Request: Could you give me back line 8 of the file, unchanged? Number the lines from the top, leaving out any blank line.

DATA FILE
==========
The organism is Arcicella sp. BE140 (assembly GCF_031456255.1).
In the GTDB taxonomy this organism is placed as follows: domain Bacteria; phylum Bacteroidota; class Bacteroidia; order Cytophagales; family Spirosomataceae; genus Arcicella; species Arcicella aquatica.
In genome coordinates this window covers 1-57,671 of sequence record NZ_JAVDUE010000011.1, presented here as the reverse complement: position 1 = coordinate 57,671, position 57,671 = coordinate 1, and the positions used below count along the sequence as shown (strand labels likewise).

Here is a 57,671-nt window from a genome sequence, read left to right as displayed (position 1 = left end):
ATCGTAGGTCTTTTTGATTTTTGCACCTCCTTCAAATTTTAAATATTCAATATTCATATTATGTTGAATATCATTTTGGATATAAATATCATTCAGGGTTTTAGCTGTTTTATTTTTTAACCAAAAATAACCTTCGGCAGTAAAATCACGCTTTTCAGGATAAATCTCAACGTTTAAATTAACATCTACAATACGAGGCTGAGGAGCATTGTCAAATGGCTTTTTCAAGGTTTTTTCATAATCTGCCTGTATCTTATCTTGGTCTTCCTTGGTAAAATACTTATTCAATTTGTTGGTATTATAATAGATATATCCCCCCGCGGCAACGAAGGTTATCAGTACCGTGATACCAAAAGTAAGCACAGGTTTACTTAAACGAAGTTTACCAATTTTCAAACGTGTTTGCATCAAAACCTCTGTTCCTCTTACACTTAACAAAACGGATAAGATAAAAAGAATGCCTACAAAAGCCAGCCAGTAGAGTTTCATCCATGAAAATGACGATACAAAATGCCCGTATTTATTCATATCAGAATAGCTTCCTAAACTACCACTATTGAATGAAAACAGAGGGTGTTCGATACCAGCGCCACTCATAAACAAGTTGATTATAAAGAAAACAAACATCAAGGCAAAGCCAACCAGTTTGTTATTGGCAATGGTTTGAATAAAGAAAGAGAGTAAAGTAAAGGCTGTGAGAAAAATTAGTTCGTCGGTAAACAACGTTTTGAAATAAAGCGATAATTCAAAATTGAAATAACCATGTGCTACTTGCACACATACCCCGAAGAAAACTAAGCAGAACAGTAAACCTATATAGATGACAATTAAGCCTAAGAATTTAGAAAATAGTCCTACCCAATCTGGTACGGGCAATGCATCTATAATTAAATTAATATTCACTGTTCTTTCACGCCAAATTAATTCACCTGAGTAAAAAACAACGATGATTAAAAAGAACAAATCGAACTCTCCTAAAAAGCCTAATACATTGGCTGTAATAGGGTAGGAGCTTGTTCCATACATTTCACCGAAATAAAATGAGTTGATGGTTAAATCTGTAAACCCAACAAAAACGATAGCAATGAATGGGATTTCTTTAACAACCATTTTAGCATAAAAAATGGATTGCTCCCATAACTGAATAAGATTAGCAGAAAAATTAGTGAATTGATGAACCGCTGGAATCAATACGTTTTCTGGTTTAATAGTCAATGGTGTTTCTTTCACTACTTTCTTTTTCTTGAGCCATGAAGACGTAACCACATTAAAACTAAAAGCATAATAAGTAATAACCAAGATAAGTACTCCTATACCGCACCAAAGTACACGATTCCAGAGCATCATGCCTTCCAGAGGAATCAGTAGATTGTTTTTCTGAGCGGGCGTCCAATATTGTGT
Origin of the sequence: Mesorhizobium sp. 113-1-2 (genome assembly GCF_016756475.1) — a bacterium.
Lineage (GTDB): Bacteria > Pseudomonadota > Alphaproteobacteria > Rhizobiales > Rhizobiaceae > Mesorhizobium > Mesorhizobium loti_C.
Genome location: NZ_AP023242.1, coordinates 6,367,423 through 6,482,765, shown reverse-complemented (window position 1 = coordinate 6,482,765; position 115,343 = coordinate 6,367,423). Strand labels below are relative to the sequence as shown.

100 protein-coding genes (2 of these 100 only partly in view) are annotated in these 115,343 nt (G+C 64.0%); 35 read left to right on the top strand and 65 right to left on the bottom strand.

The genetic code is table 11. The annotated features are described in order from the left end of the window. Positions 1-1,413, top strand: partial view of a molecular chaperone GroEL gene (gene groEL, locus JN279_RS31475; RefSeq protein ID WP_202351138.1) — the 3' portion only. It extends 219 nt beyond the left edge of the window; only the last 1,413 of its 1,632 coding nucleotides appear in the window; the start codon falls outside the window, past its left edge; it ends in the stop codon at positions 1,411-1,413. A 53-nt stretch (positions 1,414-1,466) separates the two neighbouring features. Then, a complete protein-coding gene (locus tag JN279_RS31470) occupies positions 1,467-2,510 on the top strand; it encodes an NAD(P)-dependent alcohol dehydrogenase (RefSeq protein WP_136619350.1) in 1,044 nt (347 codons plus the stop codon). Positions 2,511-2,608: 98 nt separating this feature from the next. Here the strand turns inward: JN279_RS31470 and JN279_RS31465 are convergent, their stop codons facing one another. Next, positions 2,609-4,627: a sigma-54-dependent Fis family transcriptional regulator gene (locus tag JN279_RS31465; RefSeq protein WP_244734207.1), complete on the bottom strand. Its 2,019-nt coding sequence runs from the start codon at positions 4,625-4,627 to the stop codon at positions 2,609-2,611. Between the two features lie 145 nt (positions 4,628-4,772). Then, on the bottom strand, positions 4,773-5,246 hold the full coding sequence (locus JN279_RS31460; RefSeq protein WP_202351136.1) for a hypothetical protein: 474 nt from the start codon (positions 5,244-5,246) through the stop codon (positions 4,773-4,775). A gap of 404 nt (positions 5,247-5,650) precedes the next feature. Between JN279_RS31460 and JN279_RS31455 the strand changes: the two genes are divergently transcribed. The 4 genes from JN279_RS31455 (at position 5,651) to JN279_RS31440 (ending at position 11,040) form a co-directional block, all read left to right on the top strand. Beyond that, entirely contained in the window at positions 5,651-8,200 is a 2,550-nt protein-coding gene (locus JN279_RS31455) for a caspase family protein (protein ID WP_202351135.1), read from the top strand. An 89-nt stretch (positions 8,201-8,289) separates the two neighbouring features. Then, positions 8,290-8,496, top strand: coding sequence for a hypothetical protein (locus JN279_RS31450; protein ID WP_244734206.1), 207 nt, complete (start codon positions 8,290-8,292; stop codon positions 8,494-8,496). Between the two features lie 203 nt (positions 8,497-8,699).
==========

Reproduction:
Genome location: NZ_AP023242.1, coordinates 6,367,423 through 6,482,765, shown reverse-complemented (window position 1 = coordinate 6,482,765; position 115,343 = coordinate 6,367,423). Strand labels below are relative to the sequence as shown.